For as long as I have been writing songs, I have always wanted to write one regarding rape culture and victim blaming. These issues are ones that I care about and want to stand against because they are very important to me personally. In the past couple of years, I have encountered people who don’t understand my level of concern and awareness when it comes to these particular topics; meanwhile, I am on the exact opposite side, wondering why they aren’t as concerned as I am. Truth be told, the experiences of my very own mother are what brought me so close to these issues. Since I, thankfully, cannot speak from first-hand experience, I would like to present this conversation between my mother and me.


Briana: Mom, would you be willing to chat with me about your life for my article?

Mom: Of course, I have nothing to hide.

B: Could you tell me about the people who hurt you?

M: Good Lord, I need a drink (she sips from her diet Sunkist can). Well, the first one was a police officer, my grandmother’s boyfriend; I was 4. Even back then, at that young age, I remember thinking, “But you’re a police officer,” and I was confused. But, enough about him.  The second one was my step-dad; actually, his brother tried first, but I don’t even count him. I think [my step-dad’s] the sickest one of them all, and he’s still out there living life, being dad, being grandpa. With my step-dad, that’s when I was really confused, not in a child-like way. It’s when I first really felt that I was doing something wrong because that’s what I was told. I was “trying to cause problems.” I “really wanted it.” So, I guess that’s when the seed was planted that it was my doing; it was my fault. Even though I knew it was wrong –– that I didn’t cause this, that I sure as heck didn’t want it –– it’s still what I was being told at 13. It’s the first time I heard, “That’s all I was good for,” and it wasn’t the last. But, somehow I knew that wasn’t true, and that’s what I think other people may not have: that knowing that you deserve better. That’s the scary part. That’s when I started speaking out. “Hey, this is what’s happening.” “No, I’m not causing this.” “No, he’s wrong.” And I moved out because nobody listened.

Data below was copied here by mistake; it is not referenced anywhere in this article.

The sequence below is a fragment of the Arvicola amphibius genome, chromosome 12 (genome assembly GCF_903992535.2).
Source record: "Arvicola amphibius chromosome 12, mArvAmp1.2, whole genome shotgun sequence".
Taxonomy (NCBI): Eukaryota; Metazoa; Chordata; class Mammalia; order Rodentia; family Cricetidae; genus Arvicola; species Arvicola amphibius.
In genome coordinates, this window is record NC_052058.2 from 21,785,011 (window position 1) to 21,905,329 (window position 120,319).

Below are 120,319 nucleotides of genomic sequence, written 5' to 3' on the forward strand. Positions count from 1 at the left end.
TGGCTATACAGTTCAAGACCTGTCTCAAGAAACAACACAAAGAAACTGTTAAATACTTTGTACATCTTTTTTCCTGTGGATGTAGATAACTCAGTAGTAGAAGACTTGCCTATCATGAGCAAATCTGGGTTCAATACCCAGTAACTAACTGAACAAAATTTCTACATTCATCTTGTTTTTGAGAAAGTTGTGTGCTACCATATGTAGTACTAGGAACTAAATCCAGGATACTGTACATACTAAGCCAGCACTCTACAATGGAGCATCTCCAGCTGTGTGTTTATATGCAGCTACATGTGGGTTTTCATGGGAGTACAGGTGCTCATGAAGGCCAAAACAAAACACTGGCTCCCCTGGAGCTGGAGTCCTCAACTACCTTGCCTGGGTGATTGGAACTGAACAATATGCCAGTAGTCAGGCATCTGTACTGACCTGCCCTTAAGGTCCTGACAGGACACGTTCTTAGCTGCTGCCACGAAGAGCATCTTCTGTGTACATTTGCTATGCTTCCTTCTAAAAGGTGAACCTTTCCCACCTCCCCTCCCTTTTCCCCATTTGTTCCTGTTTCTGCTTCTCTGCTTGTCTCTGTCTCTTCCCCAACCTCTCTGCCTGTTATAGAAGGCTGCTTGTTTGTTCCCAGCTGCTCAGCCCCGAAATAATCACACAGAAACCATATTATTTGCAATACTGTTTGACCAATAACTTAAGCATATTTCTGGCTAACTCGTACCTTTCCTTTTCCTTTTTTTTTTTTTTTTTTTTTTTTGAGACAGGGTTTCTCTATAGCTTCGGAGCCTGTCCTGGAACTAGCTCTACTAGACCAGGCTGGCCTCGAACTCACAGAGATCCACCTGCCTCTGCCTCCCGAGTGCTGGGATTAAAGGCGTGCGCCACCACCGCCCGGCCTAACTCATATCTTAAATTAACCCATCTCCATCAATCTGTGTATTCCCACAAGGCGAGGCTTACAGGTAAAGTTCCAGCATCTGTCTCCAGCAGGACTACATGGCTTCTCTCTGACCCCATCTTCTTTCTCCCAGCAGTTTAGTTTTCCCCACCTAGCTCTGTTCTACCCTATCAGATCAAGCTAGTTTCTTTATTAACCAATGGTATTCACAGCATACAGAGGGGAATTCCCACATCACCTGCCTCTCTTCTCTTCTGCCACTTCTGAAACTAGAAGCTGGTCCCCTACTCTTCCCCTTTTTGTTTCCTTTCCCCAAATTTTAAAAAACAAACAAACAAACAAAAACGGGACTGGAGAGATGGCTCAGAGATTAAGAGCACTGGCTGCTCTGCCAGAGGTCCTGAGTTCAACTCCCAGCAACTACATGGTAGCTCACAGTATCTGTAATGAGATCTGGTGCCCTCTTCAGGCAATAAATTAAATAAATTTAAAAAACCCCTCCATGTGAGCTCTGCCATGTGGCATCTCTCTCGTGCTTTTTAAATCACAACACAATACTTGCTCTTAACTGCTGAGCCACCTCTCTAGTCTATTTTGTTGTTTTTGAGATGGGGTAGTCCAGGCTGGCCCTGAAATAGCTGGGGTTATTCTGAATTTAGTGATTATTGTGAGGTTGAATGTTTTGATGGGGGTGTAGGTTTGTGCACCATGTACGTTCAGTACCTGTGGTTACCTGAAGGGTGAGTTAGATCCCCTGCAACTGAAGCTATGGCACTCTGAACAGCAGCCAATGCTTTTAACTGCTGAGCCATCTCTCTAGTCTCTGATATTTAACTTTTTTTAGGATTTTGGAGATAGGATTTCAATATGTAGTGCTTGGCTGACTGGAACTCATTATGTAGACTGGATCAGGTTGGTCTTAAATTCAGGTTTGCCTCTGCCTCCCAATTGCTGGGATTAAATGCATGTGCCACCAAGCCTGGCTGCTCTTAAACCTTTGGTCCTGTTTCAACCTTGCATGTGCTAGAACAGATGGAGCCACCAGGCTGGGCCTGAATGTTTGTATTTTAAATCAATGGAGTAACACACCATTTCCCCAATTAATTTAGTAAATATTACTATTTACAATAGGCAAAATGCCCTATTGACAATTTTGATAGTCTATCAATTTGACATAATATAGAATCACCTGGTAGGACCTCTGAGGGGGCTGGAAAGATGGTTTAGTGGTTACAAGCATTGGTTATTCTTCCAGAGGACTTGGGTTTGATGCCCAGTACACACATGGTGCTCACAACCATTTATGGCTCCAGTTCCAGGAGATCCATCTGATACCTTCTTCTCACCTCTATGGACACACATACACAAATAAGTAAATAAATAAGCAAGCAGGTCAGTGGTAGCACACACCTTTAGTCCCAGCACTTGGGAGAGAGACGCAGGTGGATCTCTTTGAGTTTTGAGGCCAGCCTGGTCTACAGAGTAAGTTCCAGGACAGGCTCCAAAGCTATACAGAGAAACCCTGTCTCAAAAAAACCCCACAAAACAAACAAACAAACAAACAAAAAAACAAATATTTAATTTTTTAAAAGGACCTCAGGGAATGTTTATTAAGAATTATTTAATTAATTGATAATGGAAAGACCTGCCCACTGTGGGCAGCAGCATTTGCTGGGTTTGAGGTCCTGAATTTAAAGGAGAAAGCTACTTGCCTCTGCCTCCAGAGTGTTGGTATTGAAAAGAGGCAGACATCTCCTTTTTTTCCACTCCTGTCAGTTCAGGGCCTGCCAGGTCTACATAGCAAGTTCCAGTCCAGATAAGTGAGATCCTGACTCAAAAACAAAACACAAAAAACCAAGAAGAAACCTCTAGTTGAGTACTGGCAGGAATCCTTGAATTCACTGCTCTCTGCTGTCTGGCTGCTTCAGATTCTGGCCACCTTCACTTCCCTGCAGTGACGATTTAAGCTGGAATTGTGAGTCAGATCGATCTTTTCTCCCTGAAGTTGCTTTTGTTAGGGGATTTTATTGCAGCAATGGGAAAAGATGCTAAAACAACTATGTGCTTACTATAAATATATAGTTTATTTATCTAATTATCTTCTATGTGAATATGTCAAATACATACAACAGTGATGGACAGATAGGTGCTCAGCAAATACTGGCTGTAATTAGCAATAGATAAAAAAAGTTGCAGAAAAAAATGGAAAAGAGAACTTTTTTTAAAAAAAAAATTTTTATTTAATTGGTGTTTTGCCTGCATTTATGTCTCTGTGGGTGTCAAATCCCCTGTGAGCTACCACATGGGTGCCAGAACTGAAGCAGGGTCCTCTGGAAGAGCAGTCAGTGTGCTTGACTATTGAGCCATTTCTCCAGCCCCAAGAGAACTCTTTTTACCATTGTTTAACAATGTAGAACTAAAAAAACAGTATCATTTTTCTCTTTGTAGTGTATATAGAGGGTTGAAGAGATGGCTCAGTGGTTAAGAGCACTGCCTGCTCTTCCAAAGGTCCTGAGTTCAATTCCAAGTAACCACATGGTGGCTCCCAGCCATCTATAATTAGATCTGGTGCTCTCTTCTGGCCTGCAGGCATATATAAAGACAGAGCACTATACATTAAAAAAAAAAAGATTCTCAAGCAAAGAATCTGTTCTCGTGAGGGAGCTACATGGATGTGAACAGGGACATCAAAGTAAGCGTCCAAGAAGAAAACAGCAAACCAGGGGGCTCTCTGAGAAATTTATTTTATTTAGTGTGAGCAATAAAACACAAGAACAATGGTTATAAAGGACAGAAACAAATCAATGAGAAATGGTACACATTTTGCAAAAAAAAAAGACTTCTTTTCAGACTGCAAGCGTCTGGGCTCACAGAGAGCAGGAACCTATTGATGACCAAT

B: This is still at 13?

M: That’s by 15. Moved out by 15 because nobody listened, but then I was known as the unruly, ungrateful, runaway child who just caused problems for everybody. I then lived in the streets, slept in cars, lived in a drug house; no, I didn’t do drugs. No, I didn’t drink or smoke, and I didn’t sleep around. I was still in school, and I had good grades, and I worked two jobs to pay $200 to sleep on a drug house couch. But I stressed my mother out so bad that I had to apologize to my step-dad for trying to cause problems and lying in order for me to come home at 17, so my mom could be at peace. That lasted about a year, during which I got my first “boyfriend.” He seemed great, considering I had lived in a drug house on the biggest gang street in the neighborhood. So, I guess I didn’t see all the little “warning signs.”

B: Warning signs like what?

M: Extreme jealously. His violent tendencies were so minute compared to the gang/drug life I was surrounded by. Before I knew it, I was being beaten for anything, like someone looked at me in a store, and it was my fault ’cause of course “I wanted it,” or for not putting corn in the rice. By this time I was married ’cause my mom wanted me to have somebody to “take care of me,” so she didn’t have to worry about me anymore. And, of course, I was pregnant, which put a lot of stress on him having to provide for his family. His stress was a big part of my beatings. Those were the obvious people that hurt me.

B: Obvious?

M: The real damage came from the people that you thought were meant to protect you: The mother that blames 13-year-old you for enticing her husband. The neighbors who heard you scream bloody murder and for help over and over and didn’t even come check or knock on the door. The police officer who is supposed to come to your rescue, but all he could do is say, “Why don’t you find somewhere else to go tonight? Because if you put him in jail, he’ll be out tomorrow, and he’ll be even more mad.” The pastor –– he’s the worst one –– who walked out to his church parking lot as I was being severely beaten and told us to take it somewhere else. When he came out, I felt shame for being “that” person. Those were the ones that let you down, that make you feel you’re really worthless. Those are the people who really break your spirit. Because of those people is why you stay in your situation, because you think you deserve where you are.

B: What would your advice be to someone in an abusive situation?

M: I guess it would be: Don’t be afraid to ask for help and make the change. Change where you live. Change who you talk to. If someone doesn’t seem to care, go to someone who does. Or, just walk away and keep on walking. Don’t look back.

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